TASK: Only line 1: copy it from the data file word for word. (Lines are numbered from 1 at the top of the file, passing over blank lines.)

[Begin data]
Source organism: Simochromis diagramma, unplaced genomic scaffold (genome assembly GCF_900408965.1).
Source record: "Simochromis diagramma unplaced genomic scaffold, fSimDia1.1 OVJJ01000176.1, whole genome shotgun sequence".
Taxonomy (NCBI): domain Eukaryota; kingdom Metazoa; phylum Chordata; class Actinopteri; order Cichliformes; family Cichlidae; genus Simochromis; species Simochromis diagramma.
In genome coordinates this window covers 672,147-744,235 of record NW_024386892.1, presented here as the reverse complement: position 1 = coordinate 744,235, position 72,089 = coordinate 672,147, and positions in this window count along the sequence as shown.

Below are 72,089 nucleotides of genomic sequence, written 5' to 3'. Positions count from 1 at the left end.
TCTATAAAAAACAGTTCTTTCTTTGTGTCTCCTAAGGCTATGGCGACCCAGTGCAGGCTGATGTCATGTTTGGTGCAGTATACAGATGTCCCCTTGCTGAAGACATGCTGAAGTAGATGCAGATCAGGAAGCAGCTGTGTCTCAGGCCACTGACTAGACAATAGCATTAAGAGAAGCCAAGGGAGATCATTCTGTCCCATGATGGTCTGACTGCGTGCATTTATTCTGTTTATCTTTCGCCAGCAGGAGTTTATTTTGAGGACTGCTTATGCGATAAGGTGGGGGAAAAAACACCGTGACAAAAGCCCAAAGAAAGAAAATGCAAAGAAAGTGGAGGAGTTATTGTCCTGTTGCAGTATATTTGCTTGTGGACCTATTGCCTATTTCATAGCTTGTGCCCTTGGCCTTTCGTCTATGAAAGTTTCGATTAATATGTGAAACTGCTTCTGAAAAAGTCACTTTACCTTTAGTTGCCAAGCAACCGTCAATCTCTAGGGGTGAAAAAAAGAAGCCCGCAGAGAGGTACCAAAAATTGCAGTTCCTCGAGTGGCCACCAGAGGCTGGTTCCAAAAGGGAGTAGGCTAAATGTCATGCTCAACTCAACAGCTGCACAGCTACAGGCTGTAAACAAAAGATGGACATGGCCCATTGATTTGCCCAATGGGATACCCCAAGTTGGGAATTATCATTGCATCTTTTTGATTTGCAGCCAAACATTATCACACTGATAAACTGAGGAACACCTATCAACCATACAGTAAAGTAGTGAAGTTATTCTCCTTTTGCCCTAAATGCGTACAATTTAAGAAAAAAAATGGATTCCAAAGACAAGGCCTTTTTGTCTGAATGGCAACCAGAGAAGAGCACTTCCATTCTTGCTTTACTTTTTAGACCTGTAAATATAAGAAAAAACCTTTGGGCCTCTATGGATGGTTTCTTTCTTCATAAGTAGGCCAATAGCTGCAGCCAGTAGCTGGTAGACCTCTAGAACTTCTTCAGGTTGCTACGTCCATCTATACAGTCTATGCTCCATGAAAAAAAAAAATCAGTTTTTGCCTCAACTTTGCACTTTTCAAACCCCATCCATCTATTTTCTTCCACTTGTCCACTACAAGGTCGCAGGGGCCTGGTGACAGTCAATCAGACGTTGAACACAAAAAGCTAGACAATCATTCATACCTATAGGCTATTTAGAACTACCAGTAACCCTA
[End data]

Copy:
Source organism: Simochromis diagramma, unplaced genomic scaffold (genome assembly GCF_900408965.1).